Dershowitz: Mueller report will be ‘devastating’ politically for Trump

Harvard law professor Alan Dershowitz said Sunday he expects special counsel Robert MuellerRobert (Bob) MuellerSenate Democrats urge Garland not to fight court order to release Trump obstruction memo Why a special counsel is guaranteed if Biden chooses Yates, Cuomo or Jones as AG Barr taps attorney investigating Russia probe origins as special counsel MORE's final report will be politically devastating for President TrumpDonald TrumpGuardian Angels founder Curtis Sliwa wins GOP primary in NYC mayor's race Garland dismisses broad review of politicization of DOJ under Trump Schumer vows next steps after 'ridiculous,' 'awful' GOP election bill filibuster MORE, but said he does not believe it will criminally implicate the president.

"I think the report is going to be devastating to the president. And I know that the president’s team is already working on a response to the report," Dershowitz said on ABC's "This Week."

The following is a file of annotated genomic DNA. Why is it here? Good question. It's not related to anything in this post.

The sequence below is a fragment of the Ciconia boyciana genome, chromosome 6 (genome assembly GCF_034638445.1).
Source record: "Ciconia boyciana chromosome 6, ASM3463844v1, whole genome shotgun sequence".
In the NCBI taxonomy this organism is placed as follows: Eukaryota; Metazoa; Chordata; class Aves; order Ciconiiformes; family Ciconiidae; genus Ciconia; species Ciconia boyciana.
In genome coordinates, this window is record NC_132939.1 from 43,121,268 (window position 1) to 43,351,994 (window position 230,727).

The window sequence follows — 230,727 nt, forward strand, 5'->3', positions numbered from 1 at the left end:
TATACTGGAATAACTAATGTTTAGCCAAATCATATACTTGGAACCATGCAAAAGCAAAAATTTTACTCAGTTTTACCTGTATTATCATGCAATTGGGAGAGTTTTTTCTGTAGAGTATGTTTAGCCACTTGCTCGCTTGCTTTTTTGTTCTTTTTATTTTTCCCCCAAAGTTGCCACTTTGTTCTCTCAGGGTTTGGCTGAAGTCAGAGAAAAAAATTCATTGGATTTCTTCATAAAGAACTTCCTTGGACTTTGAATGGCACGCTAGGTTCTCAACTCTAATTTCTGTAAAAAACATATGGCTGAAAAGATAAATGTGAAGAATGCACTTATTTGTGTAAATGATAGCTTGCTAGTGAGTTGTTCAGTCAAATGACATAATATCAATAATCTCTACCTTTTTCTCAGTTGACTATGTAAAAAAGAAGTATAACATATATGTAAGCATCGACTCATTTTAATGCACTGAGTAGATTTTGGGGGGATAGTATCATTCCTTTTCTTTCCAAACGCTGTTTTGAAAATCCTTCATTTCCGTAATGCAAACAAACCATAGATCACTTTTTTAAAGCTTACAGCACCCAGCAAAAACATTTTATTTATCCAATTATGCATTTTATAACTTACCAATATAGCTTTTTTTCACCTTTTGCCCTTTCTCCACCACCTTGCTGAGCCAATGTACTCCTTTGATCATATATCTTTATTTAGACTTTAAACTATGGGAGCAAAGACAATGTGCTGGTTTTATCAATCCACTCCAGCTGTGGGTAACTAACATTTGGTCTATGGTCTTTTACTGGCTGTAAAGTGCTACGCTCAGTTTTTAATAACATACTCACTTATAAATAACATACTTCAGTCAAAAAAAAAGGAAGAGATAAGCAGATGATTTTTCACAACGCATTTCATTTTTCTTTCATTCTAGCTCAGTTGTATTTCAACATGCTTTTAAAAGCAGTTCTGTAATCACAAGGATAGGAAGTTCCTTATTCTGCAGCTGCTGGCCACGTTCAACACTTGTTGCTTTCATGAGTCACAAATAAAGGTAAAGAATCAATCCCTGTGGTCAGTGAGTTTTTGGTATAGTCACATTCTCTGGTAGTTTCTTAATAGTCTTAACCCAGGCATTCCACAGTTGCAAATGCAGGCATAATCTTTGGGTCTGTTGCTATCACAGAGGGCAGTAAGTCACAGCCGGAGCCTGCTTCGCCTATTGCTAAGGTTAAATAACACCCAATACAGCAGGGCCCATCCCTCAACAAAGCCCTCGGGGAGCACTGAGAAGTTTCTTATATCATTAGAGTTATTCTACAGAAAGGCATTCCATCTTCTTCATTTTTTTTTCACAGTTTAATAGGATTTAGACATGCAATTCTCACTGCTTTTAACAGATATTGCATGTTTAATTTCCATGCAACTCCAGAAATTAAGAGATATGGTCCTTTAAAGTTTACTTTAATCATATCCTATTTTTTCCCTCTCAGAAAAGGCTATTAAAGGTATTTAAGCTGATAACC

"The critical questions are largely political," he added. "When I say devastating, I mean it's going to paint a picture that's going to be politically very devastating."


Dershowitz argued that Mueller is unlikely to accuse Trump of a crime, but will instead lay out the facts of the case. He suggested that the president is more legally vulnerable in matters related to his business.

Dershowitz, who regularly appears on cable television and defends the president, said it remains to be seen whether acting Attorney General Matthew Whitaker will make the special counsel's final report public. If he does, it will likely be released in tandem with a defense from the president's legal team, Dershowitz said.

Trump has repeatedly decried the Mueller investigation as a "witch hunt," and claimed that the special counsel and his team have conflicts of interest. He has not elaborated on the latter claim.

The president's legal team last week submitted written answers to some questions from Mueller, but Trump has indicated he is unlikely to sit for an in-person interview with the special counsel.

Mueller's investigation has thus far yielded four guilty pleas from former Trump associates, and he has obtained indictments against more than 20 Russian nationals for their alleged efforts to influence the 2016 election.